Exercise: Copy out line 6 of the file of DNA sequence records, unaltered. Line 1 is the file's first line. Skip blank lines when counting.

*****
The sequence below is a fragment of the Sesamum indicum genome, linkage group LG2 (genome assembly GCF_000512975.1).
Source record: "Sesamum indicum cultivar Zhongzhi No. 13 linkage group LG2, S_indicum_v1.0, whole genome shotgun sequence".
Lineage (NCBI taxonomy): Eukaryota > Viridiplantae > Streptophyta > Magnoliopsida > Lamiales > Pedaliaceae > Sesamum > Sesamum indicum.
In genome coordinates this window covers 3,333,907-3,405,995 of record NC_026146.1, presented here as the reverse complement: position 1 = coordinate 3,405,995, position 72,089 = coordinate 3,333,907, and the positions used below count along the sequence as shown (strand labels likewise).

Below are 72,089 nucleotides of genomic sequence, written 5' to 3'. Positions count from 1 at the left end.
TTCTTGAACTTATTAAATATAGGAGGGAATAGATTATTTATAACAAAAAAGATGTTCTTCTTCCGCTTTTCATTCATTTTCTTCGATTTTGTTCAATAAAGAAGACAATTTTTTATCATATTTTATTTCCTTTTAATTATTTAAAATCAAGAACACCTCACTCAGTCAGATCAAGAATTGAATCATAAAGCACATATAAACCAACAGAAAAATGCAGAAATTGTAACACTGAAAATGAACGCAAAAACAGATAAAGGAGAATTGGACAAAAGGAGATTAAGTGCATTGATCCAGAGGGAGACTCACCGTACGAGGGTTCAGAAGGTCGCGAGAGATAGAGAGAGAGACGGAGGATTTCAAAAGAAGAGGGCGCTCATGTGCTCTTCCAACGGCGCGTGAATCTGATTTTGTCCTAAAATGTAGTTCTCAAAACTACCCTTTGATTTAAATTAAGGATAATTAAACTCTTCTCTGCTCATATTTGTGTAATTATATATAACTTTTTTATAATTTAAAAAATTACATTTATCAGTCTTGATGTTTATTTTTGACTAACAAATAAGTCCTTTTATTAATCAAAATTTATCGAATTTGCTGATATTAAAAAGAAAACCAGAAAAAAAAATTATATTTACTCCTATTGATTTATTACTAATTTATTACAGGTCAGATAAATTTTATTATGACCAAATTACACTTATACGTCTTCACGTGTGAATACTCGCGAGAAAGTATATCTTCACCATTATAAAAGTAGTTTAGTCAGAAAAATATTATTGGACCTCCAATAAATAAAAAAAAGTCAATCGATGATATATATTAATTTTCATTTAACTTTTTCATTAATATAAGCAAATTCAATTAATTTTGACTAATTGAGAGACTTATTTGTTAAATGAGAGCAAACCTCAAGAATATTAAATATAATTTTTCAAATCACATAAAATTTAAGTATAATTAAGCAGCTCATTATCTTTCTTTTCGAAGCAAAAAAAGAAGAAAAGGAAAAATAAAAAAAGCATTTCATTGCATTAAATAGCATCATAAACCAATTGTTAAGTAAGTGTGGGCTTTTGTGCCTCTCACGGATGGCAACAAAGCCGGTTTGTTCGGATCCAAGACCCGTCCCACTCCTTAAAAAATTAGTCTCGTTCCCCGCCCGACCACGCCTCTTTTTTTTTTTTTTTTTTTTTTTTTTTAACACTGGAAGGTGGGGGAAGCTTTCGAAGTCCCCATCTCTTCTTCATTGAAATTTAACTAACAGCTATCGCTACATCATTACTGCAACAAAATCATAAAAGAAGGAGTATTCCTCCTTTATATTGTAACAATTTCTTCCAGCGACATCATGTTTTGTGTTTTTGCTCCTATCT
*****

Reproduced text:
TTCTTGAACTTATTAAATATAGGAGGGAATAGATTATTTATAACAAAAAAGATGTTCTTCTTCCGCTTTTCATTCATTTTCTTCGATTTTGTTCAATAAAGAAGACAATTTTTTATCATATTTTATTTCCTTTTAATTATTTAAAATCAAGAACACCTCACTCAGTCAGATCAAGAATTGAATCATAAAGCACATATAAACCAACAGAAAAATGCAGAAATTGTAACACTGAAAATGAACGCAAAAACAGATAAAGGAGAATTGGACAAAAGGAGATTAAGTGCATTGATCCAGAGGGAGACTCACCGTACGAGGGTTCAGAAGGTCGCGAGAGATAGAGAGAGAGACGGAGGATTTCAAAAGAAGAGGGCGCTCATGTGCTCTTCCAACGGCGCGTGAATCTGATTTTGTCCTAAAATGTAGTTCTCAAAACTACCCTTTGATTTAAATTAAGGATAATTAAACTCTTCTCTGCTCATATTTGTGTAATTATATATAACTTTTTTATAATTTAAAAAATTACATTTATCAGTCTTGATGTTTATTTTTGACTAACAAATAAGTCCTTTTATTAATCAAAATTTATCGAATTTGCTGATATTAAAAAGAAAACCAGAAAAAAAAATTATATTTACTCCTATTGATTTATTACTAATTTATTACAGGTCAGATAAATTTTATTATGACCAAATTACACTTATACGTCTTCACGTGTGAATACTCGCGAGAAAGTATATCTTCACCATTATAAAAGTAGTTTAGTCAGAAAAATATTATTGGACCTCCAATAAATAAAAAAAAGTCAATCGATGATATATATTAATTTTCATTTAACTTTTTCATTAATATAAGCAAATTCAATTAATTTTGACTAATTGAGAGACTTATTTGTTAAATGAGAGCAAACCTCAAGAATATTAAATATAATTTTTCAAATCACATAAAATTTAAGTATAATTAAGCAGCTCATTATCTTTCTTTTCGAAGCAAAAAAAGAAGAAAAGGAAAAATAAAAAAAGCATTTCATTGCATTAAATAGCATCATAAACCAATTGTTAAGTAAGTGTGGGCTTTTGTGCCTCTCACGGATGGCAACAAAGCCGGTTTGTTCGGATCCAAGACCCGTCCCACTCCTTAAAAAATTAGTCTCGTTCCCCGCCCGACCACGCCTCTTTTTTTTTTTTTTTTTTTTTTTTTTTAACACTGGAAGGTGGGGGAAGCTTTCGAAGTCCCCATCTCTTCTTCATTGAAATTTAACTAACAGCTATCGCTACATCATTACTGCAACAAAATCATAAAAGAAGGAGTATTCCTCCTTTATATTGTAACAATTTCTTCCAGCGACATCATGTTTTGTGTTTTTGCTCCTATCT